By JOSEPH KABUYE
Finally, he announces his retirement and everyone starts wondering who is next in line for the management position that’s about to go vacant. All the potential candidates start to panic and lay strategies on how they can beat their opponents. This is
what happens in organisations that do not have well laid out succession structures.
Succession planning is a process through which an organization develops and grooms their employees for recruitment and promotion purposes. The goal is to fill key roles within the company with well-trained employees, often prepared through skills development for the assumption of more challenging duties within the organisation. Here are some guidelines to help you fill a potential vacancy through succession planning
Identify the individuals who will succeed the current high-level positions within the company. Hiring only the top individuals and then choosing the best and brightest among them is usually how the successors are chosen.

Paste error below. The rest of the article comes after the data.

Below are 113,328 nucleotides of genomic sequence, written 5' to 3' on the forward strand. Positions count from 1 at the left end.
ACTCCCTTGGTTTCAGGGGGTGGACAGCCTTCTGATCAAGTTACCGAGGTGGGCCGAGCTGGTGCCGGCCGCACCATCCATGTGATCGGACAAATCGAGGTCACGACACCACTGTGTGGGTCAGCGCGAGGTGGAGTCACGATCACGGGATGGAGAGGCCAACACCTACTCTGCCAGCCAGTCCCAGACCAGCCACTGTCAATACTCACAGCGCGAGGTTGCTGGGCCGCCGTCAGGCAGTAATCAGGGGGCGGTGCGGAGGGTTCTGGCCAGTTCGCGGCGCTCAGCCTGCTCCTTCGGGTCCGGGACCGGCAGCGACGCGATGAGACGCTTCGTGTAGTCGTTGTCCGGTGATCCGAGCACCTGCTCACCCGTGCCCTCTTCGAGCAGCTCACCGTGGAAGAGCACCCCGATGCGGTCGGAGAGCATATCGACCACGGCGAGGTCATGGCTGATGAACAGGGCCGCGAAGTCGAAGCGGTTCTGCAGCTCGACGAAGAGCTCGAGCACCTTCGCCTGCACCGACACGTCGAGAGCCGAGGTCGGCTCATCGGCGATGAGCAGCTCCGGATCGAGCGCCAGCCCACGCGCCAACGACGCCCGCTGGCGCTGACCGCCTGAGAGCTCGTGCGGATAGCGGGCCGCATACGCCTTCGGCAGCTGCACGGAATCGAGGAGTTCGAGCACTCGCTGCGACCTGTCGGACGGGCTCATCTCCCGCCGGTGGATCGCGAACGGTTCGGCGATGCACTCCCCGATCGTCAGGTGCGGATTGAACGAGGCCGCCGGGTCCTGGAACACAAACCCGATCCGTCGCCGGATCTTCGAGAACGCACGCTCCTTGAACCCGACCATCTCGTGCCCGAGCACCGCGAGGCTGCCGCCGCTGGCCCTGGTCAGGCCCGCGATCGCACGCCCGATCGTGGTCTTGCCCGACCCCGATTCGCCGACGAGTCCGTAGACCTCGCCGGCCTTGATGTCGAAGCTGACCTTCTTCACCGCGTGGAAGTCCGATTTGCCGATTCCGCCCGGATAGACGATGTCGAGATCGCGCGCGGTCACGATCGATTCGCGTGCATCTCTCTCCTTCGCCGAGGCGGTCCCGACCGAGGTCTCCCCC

Develop a training programme
A training programme gives the individuals the appropriate knowledge and skill sets for the challenges they will face in the future. Some training might need to be individualised for potential successors so that they can surpass expectations. Typically, a good training programme should give them hands-on experience and gradually increasing responsibility under the guidance of their predecessor.
Promote the successor when they are ready. Giving them constant challenges will encourage them to grow and learn.
When promotions are not forthcoming, the potential successor can become stagnant.
Create a timetable for when the successor can take over the position. Promotions give the individual the skill sets, but there should be a finite deadline for when successors will fully assume their new duties. Allow a little extra time on the timeline so that the individual has a chance to overcome potential obstacles without rushing.
Those without the appropriate education or skills should not be considered candidates until they possess the appropriate qualifications. Similarly, all of the decision-makers need to agree on potential candidates because without the support of key personnel in the company, successors will find it difficult to succeed.
The writer is an industrial and organisational psychologist